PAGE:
Shinkansen trains are Japan's famous bullet trains. We absolutely loved riding the shinkansen trains for several reasons- they are always on time, relatively silent (you can't even tell you're on a train), comfortable, safe, and efficient. Since we had the JR Pass, it didn't cost us any money to ride them either, and it was a great (and cost-effective) way to travel throughout Japan.
How do I get on my Shinkansen train?
Shinkansens have their own platform, and thus the signs at train stations are easy to locate
How to read your Shinkansen ticket:
They are very straightforward and easy to read. When I used my JR Pass to reserve my seats on the shinkansen trains, she wrote out everything for me (see below).
I was traveling from Kyoto to Hiroshima on 5/24, leaving at 7:20am and arriving at 9:05am. I would be taking the Shinkansen HIKARI #491, riding on the 7th car, row 5, seat A, non-smoking.
(This ticket was for a reserved seat. thus the car, row, and seat were determined for me.)
How to get to your right car:
Here is the 7th "car"- the car number is usually posted up high on a post, on a signage, or sometimes even painted on the station platform on the concrete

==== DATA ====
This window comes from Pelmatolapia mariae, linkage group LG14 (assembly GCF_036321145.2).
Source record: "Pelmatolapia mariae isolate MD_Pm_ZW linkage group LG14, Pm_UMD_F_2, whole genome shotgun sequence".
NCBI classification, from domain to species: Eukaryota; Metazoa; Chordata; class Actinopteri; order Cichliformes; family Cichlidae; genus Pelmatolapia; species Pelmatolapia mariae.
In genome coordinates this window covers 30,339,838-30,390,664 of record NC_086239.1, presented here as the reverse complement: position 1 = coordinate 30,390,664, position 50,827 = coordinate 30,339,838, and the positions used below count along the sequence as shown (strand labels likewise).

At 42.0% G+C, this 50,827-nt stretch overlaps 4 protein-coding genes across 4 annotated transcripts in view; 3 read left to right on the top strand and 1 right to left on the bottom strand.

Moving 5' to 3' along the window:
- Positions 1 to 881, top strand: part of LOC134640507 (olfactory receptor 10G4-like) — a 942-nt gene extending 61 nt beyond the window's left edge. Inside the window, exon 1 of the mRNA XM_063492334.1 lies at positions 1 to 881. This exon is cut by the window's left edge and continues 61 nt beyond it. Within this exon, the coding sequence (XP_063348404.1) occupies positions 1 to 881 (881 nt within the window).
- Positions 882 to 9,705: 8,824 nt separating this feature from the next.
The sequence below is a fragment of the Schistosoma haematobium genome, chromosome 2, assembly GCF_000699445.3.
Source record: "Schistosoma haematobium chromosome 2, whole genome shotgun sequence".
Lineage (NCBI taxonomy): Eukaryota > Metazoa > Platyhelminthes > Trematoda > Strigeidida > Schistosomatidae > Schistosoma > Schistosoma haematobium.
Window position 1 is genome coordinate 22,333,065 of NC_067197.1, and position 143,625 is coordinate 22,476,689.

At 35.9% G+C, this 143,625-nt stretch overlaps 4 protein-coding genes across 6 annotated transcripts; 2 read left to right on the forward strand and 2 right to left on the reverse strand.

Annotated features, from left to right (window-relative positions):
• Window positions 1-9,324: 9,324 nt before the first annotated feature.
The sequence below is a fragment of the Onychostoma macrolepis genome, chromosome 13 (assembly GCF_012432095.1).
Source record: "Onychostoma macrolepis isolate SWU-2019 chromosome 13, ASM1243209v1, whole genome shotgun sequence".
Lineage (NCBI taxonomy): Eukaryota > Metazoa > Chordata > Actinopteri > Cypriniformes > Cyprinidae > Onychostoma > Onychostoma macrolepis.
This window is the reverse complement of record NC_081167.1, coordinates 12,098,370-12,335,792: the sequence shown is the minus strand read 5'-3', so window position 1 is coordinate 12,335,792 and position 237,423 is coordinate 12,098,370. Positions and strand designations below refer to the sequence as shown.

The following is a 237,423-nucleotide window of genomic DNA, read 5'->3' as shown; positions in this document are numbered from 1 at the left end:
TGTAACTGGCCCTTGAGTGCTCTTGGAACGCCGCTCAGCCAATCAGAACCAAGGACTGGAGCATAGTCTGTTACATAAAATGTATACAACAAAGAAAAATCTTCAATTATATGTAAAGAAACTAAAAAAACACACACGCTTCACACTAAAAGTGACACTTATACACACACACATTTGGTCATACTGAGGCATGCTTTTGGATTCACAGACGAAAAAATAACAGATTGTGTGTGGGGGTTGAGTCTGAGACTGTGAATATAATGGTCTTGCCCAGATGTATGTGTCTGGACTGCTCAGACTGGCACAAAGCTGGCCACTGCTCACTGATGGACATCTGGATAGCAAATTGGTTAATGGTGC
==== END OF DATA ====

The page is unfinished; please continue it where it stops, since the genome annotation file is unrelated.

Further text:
Some larger stations have signs like this
What a Shinkansen interior looks like:
Here is what a Shinkansen looks like (not all look the exact same, but they all look similar). The seats are a bit narrow, but comfortable.
Most of the Shinkansen trains we were on were Shinkansen Hikari, and most of them had 3 seats on 1 side and 2 seats on the other
Every seat has a "head cover"-like napkin
As for legroom, we were both really impressed how much legroom there was. Granted, the shinkansen is a great way to travel throughout Japan for long distances so it's great they planned a fair amount of space between rows of seats. Darin is 6' tall and he was comfortably able to cross his legs. I am 5'1", and I was able to fully extend my leg out in front of me and not kick the person in front of me
Every car has a digital display that tells you what shinkansen you are on and where it is headed
As for luggage space, there is a long row of shelving above your seat where you can place your luggage. We brought a rolling carry-on suitcase, my green Mother Lode backpack, and our (2) day bags for our 1-week travel.
Tip: All of our stuff fit on top on the shelves. The rolling carry-on suitcase can be "extended" to fit more things in the suitcase, and if we extended it, we could NOT fit it on the shelf above us no the shinkansen. However, if we kept it as is (with no extension), it definitely fit in the overhead shelf.
There was a definite speed difference we could tell right away between a regular train and the shinkansen train. We were going FAST.